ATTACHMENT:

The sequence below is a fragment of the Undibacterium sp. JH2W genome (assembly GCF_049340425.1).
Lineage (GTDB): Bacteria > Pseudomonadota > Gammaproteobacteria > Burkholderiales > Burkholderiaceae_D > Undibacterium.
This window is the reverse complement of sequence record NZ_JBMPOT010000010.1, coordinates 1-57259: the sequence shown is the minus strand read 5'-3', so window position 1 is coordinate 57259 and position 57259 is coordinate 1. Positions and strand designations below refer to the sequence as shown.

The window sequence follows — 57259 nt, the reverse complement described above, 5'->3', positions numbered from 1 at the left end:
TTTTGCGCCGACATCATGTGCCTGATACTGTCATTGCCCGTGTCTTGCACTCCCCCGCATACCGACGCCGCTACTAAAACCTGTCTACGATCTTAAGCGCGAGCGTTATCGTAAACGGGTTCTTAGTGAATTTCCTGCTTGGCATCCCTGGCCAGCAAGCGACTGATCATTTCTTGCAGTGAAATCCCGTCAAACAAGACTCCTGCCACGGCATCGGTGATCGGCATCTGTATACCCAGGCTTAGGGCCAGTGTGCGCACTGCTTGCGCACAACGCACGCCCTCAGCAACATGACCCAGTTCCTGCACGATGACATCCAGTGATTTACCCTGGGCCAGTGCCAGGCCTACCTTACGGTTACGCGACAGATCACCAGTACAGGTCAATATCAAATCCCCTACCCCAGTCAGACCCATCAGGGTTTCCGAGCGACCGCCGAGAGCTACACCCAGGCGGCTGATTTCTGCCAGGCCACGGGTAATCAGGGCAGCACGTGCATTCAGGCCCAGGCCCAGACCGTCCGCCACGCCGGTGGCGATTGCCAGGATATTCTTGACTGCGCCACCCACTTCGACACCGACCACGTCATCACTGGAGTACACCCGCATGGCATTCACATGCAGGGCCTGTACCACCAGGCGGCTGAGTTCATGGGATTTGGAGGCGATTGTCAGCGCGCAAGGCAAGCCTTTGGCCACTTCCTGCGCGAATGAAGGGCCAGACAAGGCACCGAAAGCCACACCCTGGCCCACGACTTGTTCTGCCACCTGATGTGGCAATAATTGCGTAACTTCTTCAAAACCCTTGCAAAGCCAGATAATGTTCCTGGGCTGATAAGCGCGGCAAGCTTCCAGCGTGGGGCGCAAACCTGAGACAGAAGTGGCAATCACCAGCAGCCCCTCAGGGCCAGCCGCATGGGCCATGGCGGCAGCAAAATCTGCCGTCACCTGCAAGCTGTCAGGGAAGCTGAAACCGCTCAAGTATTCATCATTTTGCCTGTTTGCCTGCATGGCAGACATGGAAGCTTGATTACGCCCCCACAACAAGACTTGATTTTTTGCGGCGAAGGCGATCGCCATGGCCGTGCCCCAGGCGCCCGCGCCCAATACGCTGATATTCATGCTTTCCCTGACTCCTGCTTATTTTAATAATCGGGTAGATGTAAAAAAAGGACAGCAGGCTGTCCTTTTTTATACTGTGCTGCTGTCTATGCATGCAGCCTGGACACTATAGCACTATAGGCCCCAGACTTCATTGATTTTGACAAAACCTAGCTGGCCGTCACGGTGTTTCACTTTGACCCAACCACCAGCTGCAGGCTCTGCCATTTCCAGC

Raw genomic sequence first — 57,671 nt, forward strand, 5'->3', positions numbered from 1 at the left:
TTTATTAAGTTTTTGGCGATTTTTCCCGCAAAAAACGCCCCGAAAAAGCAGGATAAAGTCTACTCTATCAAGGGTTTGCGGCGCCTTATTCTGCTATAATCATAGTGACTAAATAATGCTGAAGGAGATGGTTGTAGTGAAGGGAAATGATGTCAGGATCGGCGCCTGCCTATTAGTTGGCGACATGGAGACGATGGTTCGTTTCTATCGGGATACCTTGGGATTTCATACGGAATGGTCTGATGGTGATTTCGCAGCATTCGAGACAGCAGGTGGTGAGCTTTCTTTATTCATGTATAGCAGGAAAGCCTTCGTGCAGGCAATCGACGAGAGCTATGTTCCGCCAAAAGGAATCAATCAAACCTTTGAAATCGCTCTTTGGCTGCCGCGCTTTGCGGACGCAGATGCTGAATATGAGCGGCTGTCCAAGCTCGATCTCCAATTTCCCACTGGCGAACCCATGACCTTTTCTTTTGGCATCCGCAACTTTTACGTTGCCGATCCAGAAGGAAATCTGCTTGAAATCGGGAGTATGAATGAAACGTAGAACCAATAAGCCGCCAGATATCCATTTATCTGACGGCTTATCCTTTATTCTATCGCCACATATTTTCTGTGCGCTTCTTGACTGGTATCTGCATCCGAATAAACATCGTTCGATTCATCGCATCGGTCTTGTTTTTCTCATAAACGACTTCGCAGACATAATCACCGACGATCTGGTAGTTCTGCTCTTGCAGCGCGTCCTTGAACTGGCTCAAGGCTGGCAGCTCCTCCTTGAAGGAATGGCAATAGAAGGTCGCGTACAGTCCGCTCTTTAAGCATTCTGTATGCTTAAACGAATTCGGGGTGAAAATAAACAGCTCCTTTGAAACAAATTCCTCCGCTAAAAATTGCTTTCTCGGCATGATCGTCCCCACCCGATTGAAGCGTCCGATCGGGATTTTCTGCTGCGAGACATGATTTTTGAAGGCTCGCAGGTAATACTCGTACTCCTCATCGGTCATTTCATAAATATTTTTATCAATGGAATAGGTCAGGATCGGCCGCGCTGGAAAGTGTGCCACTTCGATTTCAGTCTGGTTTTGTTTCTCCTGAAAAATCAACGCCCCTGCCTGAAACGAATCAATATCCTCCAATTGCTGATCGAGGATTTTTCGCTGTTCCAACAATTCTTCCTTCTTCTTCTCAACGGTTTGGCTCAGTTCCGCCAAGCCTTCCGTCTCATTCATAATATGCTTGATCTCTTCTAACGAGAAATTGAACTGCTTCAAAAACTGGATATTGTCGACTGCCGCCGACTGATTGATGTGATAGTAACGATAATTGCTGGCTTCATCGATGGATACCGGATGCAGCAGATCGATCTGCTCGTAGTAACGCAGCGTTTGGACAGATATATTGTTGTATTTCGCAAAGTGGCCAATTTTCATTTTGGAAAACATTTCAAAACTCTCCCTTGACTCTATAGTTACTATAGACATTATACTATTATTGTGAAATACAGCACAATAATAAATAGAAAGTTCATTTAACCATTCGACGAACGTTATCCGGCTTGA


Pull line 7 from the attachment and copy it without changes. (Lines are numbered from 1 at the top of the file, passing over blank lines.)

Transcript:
TTTATTAAGTTTTTGGCGATTTTTCCCGCAAAAAACGCCCCGAAAAAGCAGGATAAAGTCTACTCTATCAAGGGTTTGCGGCGCCTTATTCTGCTATAATCATAGTGACTAAATAATGCTGAAGGAGATGGTTGTAGTGAAGGGAAATGATGTCAGGATCGGCGCCTGCCTATTAGTTGGCGACATGGAGACGATGGTTCGTTTCTATCGGGATACCTTGGGATTTCATACGGAATGGTCTGATGGTGATTTCGCAGCATTCGAGACAGCAGGTGGTGAGCTTTCTTTATTCATGTATAGCAGGAAAGCCTTCGTGCAGGCAATCGACGAGAGCTATGTTCCGCCAAAAGGAATCAATCAAACCTTTGAAATCGCTCTTTGGCTGCCGCGCTTTGCGGACGCAGATGCTGAATATGAGCGGCTGTCCAAGCTCGATCTCCAATTTCCCACTGGCGAACCCATGACCTTTTCTTTTGGCATCCGCAACTTTTACGTTGCCGATCCAGAAGGAAATCTGCTTGAAATCGGGAGTATGAATGAAACGTAGAACCAATAAGCCGCCAGATATCCATTTATCTGACGGCTTATCCTTTATTCTATCGCCACATATTTTCTGTGCGCTTCTTGACTGGTATCTGCATCCGAATAAACATCGTTCGATTCATCGCATCGGTCTTGTTTTTCTCATAAACGACTTCGCAGACATAATCACCGACGATCTGGTAGTTCTGCTCTTGCAGCGCGTCCTTGAACTGGCTCAAGGCTGGCAGCTCCTCCTTGAAGGAATGGCAATAGAAGGTCGCGTACAGTCCGCTCTTTAAGCATTCTGTATGCTTAAACGAATTCGGGGTGAAAATAAACAGCTCCTTTGAAACAAATTCCTCCGCTAAAAATTGCTTTCTCGGCATGATCGTCCCCACCCGATTGAAGCGTCCGATCGGGATTTTCTGCTGCGAGACATGATTTTTGAAGGCTCGCAGGTAATACTCGTACTCCTCATCGGTCATTTCATAAATATTTTTATCAATGGAATAGGTCAGGATCGGCCGCGCTGGAAAGTGTGCCACTTCGATTTCAGTCTGGTTTTGTTTCTCCTGAAAAATCAACGCCCCTGCCTGAAACGAATCAATATCCTCCAATTGCTGATCGAGGATTTTTCGCTGTTCCAACAATTCTTCCTTCTTCTTCTCAACGGTTTGGCTCAGTTCCGCCAAGCCTTCCGTCTCATTCATAATATGCTTGATCTCTTCTAACGAGAAATTGAACTGCTTCAAAAACTGGATATTGTCGACTGCCGCCGACTGATTGATGTGATAGTAACGATAATTGCTGGCTTCATCGATGGATACCGGATGCAGCAGATCGATCTGCTCGTAGTAACGCAGCGTTTGGACAGATATATTGTTGTATTTCGCAAAGTGGCCAATTTTCATTTTGGAAAACATTTCAAAACTCTCCCTTGACTCTATAGTTACTATAGACATTATACTATTATTGTGAAATACAGCACAATAATAAATAGAAAGTTCATTTAACCATTCGACGAACGTTATCCGGCTTGA